England's Adam Peaty celebrates winning 50m breaststroke gold at the Commonwealth Games
Birmingham (United Kingdom) (AFP) - Adam Peaty says he will use his shock breaststroke defeat at the Commonwealth Games as “jet fuel” as he focuses on the Paris Olympics in 2024.
The English superstar was pushed into fourth place in the 100m breaststroke in Birmingham.
But the 27-year-old bounced back in style to win the Commonwealth 50m title for the first time in his illustrious career, thumping the water in delight as the home crowd went berserk.
Reflecting on his experience on Thursday, a day after swimming events in Birmingham ended, an exhausted Peaty said his emotions were “raw” after one of the toughest weeks of his career.
“The strategy is about really reflecting and using that hunger and that loss in the 100m to drive me into new territory,” he said.
“The spark has been reignited. I can always tell because I am a bit angry at myself but that’s how I need to be.”
Peaty holds the world records in both the 50m and 100m breaststroke and has three Olympic gold medals and multiple world championship wins under his belt.
He was forced to miss the worlds in Budapest in June after breaking his foot.
“I’ve done everything in the sport that I’ve needed to do,” said Peaty, who before these Games had never lost a 100m final at a major long-course international competition.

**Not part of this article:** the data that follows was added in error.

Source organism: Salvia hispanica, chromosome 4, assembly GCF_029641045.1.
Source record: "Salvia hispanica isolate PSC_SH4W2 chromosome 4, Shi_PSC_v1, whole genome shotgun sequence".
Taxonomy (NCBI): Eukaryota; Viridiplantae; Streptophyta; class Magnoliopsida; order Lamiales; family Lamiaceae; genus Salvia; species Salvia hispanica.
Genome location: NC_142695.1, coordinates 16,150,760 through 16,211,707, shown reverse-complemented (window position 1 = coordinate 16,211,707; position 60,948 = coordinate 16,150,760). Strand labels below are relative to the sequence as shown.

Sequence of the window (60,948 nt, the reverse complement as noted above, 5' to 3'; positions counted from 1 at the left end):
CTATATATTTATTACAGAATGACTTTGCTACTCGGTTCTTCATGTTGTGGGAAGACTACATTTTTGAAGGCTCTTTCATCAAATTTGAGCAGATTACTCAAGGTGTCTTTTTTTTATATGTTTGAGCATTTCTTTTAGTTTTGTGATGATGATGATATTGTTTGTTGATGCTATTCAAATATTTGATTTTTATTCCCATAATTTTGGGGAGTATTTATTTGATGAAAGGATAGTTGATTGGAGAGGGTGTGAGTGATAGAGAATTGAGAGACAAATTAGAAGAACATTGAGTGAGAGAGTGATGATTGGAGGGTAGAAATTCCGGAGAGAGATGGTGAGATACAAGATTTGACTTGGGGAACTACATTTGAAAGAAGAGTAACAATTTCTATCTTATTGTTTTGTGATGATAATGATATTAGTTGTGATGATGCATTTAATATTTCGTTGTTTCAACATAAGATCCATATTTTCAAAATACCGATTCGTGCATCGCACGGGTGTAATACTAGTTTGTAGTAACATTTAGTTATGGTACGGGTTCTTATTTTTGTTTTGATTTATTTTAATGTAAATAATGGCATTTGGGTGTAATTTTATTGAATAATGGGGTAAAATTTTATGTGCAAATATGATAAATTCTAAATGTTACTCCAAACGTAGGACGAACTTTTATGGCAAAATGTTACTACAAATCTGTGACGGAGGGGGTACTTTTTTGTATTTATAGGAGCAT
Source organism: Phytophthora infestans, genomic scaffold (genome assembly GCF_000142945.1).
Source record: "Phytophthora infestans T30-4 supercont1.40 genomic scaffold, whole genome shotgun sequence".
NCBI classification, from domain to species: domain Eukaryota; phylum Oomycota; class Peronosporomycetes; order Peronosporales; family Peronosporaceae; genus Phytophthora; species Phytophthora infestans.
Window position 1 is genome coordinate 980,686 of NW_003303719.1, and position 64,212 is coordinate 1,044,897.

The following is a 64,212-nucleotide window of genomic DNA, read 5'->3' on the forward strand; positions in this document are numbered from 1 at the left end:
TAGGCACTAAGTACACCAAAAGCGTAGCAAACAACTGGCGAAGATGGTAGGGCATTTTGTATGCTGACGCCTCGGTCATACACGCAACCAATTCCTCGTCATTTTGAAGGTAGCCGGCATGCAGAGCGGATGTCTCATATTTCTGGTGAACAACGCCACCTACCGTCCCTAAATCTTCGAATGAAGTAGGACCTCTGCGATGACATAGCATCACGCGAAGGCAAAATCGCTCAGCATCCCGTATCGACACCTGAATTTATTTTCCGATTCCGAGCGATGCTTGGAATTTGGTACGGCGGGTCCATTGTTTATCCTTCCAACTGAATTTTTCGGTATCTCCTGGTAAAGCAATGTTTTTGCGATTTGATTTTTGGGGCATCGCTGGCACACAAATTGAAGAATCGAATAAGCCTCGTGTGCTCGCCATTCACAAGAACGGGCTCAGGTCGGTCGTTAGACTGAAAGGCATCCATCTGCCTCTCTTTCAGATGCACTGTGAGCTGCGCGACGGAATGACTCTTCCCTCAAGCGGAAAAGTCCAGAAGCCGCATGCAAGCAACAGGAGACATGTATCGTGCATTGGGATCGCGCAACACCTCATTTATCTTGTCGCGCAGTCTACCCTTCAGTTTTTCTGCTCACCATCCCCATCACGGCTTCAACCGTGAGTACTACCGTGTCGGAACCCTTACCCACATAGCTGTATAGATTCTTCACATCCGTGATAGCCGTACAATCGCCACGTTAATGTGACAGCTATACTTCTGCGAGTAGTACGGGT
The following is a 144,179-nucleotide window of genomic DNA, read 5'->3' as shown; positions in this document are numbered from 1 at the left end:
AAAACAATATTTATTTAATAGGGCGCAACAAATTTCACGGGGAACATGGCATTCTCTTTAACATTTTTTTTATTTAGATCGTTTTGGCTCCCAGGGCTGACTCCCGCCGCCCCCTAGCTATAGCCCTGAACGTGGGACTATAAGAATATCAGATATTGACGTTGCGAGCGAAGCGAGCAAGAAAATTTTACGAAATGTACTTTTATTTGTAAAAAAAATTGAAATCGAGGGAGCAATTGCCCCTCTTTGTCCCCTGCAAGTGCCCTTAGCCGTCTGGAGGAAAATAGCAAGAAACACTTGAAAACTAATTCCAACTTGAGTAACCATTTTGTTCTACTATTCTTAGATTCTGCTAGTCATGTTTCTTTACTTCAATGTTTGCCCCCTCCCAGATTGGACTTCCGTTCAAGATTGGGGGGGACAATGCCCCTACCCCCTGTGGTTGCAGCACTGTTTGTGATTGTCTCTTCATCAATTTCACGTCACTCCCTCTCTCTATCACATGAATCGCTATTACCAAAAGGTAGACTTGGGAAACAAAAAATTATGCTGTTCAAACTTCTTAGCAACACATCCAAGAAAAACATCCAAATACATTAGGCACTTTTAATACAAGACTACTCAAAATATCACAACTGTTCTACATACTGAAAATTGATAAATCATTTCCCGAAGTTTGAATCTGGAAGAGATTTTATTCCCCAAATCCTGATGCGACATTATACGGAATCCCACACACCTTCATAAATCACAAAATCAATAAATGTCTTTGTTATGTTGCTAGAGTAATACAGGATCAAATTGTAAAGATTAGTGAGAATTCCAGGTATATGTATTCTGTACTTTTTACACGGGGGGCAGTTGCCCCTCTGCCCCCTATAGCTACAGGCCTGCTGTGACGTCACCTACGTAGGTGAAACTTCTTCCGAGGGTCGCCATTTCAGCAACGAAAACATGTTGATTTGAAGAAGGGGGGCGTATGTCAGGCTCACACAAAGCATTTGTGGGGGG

“I’ve broken world records that I didn’t think I’d get anywhere near so now in my career it’s about how do I finish in the strongest possible way over the next two, or four, or six years.”
He added: “I do believe that everything happens for a reason and I do believe the reason is that either someone’s looking out for me that I needed that extra drive in these next two years or, who knows?”
- ‘Motivation’ -
The swimmer, who last year competed on Britain’s “Strictly Come Dancing” TV show, said coming back to win the 50m title in front of his one-year-old son in Birmingham had been “very special”.
“Any parent, you want to lead by example and that was also my motivation to go in the 50m and win it,” he said.
“I said to myself: ‘What would you tell George? Would you just tell him to give up and go home and use this as a reason to go home?’
“No, you’d tell him to stand up, walk out with a proud chest and go and fight for it.”
Peaty said it was now time to “reset, recalibrate and decompress” after a challenging two years.
“The training has to be the priority now because I have missed two winters and don’t know how much this (Commonwealths) took out of me or how much not training in the winter took out of me so I just want to completely reset and go hard in September.”
He said it was too early to put a timescale on his retirement.
“For me so much has changed in the past two years that I can’t even predict what will happen in the next two,” he said.
“It might just completely change how I approach the sport, how my family is. I’ve got other commitments in my life, very important ones.
“I’d like to end obviously in a very good and solid position.”